An intense deep dive into the world of Vipassana

Read about Camille's experience with vipassana meditation.

My name is Camille, 28, from France. I completed two 10-day Vipassana courses in 2018 and 2019 and I surprisingly managed to keep the daily 2-hour practice for 6 months.  Here is my testimony of this quite intense dive into the world of Vipassana!

Where it started

For years I’ve known of meditation as a recommended practice for my over-active life, although I’ve never felt able to sit for 1 minute focusing on my body and mind. Indeed, getting involved in so many projects and being in touch with so many people at the same time has been my strategy to avoid facing my own self, which I used to consider worthless and unattractive. In 2016, I started to switch from “outer travels” to “inner travels”, realizing that discovering “the way things work inside” could be as interesting as exploring the world.

I then heard about 10-day Vipassana courses and the whole concept of silent meditation retreats, in centers that are run by volunteers and donations, not affiliated with any religion or sect. 

Learn more about it here.

Such a concept caught my attention and it became a new personal challenge that I wanted to do at least once in my life. I called for feedback on social media: “Hi friends, have some of you heard of this Vipassana 10-day course?” I surprisingly got many interesting answers and comments from my international community of friends, basically ranging from “go for it, I did it and it is life changing” to “be very careful, it can be traumatizing as a beginner meditator ”. Two years passed before I successfully registered into my first retreat, during this time I started to meditate 10 minutes here and there on my own, using apps such as Calm and Headspace that help to focus on your body sensations. Even though no practice is required before your first Vipassana course, I consider that a light training is better than nothing.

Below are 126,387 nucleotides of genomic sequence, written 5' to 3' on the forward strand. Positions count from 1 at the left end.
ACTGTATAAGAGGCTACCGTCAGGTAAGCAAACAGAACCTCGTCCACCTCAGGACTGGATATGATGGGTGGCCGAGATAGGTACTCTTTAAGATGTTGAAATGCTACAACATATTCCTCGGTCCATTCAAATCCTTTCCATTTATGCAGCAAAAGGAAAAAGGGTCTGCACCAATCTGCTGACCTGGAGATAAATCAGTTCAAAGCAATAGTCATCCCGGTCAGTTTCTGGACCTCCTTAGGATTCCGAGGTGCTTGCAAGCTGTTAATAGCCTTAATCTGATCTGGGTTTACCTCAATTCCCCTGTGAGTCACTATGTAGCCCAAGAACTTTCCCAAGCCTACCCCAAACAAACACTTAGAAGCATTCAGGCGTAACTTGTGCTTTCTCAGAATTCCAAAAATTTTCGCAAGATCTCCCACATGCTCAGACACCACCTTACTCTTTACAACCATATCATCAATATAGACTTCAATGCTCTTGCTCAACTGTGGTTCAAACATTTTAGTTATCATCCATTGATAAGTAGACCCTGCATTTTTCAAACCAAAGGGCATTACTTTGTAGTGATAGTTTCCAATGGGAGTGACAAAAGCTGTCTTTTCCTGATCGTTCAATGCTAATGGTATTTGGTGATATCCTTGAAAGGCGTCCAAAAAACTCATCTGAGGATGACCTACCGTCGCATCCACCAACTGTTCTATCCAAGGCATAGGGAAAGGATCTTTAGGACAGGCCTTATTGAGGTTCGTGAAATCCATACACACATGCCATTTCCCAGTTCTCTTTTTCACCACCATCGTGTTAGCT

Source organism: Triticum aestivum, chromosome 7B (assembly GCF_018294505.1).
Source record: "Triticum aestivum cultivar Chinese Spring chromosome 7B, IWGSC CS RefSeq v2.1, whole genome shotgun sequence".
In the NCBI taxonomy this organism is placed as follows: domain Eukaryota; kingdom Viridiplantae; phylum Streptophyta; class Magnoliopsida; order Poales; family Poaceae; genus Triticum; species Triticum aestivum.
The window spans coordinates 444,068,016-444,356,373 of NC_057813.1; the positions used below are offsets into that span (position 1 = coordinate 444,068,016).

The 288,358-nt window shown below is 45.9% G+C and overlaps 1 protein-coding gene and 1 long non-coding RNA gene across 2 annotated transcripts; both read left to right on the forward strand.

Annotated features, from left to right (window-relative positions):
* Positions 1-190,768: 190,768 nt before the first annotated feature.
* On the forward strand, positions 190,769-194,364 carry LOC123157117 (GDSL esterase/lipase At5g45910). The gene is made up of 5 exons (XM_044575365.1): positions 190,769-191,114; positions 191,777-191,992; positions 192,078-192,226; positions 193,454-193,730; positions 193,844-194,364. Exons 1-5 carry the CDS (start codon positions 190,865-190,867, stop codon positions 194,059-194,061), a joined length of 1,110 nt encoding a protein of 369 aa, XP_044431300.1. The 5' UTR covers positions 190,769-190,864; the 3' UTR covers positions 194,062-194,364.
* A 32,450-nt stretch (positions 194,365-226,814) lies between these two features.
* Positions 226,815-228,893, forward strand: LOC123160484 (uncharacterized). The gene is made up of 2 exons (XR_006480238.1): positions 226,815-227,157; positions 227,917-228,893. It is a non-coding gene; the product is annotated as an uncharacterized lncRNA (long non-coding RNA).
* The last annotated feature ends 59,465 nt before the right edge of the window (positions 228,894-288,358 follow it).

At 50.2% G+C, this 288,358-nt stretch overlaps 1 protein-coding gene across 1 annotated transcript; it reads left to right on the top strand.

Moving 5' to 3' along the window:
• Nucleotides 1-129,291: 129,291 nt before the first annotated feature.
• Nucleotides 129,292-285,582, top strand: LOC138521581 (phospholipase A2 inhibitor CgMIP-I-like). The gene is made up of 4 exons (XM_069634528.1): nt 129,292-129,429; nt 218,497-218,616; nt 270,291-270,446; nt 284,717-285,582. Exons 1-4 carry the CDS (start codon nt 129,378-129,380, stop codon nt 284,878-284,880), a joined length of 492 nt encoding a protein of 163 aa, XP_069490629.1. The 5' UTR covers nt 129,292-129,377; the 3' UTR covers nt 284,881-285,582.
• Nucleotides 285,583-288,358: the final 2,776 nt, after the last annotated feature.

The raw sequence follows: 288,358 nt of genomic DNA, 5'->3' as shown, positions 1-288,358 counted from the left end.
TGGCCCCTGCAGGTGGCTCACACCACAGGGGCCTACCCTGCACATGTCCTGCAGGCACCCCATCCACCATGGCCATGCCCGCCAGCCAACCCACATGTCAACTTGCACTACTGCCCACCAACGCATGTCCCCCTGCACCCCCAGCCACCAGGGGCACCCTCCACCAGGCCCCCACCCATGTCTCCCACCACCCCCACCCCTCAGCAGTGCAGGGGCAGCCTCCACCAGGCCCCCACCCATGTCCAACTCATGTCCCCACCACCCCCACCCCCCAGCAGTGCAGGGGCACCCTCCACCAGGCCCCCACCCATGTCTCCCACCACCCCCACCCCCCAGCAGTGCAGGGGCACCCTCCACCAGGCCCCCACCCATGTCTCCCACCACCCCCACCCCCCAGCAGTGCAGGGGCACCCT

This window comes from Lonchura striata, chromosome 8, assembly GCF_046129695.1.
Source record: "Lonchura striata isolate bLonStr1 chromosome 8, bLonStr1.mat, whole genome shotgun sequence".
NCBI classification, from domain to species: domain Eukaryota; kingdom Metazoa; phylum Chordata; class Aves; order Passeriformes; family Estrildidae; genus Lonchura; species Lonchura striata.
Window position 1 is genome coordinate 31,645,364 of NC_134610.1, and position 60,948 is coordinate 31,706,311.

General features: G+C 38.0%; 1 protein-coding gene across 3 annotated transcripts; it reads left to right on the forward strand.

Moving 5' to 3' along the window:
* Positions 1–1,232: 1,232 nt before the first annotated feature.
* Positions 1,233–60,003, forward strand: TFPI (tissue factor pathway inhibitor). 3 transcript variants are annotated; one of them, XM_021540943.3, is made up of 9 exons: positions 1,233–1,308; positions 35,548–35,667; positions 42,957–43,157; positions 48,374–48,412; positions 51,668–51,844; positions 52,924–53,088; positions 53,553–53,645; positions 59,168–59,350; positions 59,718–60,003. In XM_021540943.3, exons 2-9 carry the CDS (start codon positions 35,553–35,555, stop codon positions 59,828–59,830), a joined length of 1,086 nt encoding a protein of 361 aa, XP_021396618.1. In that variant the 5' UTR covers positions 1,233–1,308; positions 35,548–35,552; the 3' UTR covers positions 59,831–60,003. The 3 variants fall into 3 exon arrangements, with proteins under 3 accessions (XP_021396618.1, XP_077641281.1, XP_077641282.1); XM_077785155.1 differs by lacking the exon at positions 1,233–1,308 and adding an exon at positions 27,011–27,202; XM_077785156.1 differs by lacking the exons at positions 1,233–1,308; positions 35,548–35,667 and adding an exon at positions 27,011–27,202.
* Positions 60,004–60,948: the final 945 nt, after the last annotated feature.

In June 2018, I enrolled in my first class after a 12-month contract abroad and before going back to settle in my country. But I could not have hoped for a better transition and I like the idea that such retreats can help you separate “life chapters”. I did enjoy my first retreat despite all the expected ups and downs. While I do not remember every moment, I do remember finding a sentence on my first retreat’s last day that sums pretty much my feelings: 

“Vipassana hurts your back at first, then it starts to heal your soul.”

Below are a few more insights about my experiences.

Work, work, work

While stepping into a Dhamma center for the first time, I quickly realized that Vipassana has nothing to do with resting or relaxing: it is not a wellness retreat as you can find many (despite all the warnings). Being called a “student”, I was constantly reminded to “work very seriously, diligently, continuously, ardently”.

The course is designed to sit for 8 to 10 hours a day on your cushion, away from any distractions and entertainment which requires discipline. All the center is silent except the bell that rings several times a day according to a precise timetable. The contact prohibition (visual, vocal, genders separated, no sexy clothing) forces you to remain with your own self during the whole time with very reduced number of activities: Meditating, drinking water, stretching, eating, laying down, showering, hair brushing, teeth brushing, clothes hand washing, hearing the evening discourses, sleeping.

It is a cultural shock to dive out of time and space, in such a monastic routine and I am thankful to have embraced it – although I would not live like this every day, I kind of almost miss it once in a while!

A balance to find between awareness and equanimity

First, I want to remind the reader that I do not feel credible enough to share about the technique itself in detail: this article is just about my own experience and takeaways.